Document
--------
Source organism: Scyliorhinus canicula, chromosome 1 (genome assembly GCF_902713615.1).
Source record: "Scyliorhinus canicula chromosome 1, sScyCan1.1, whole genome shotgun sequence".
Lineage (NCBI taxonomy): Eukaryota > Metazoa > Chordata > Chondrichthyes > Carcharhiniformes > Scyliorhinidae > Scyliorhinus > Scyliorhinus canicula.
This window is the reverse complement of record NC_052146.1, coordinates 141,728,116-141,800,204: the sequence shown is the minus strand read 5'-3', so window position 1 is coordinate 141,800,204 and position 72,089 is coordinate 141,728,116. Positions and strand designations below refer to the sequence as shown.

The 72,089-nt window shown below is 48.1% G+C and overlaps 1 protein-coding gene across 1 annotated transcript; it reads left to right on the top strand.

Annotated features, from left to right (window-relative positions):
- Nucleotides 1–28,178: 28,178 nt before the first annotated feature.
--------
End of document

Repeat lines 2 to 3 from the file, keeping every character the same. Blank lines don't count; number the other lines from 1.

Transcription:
Source record: "Scyliorhinus canicula chromosome 1, sScyCan1.1, whole genome shotgun sequence".
Lineage (NCBI taxonomy): Eukaryota > Metazoa > Chordata > Chondrichthyes > Carcharhiniformes > Scyliorhinidae > Scyliorhinus > Scyliorhinus canicula.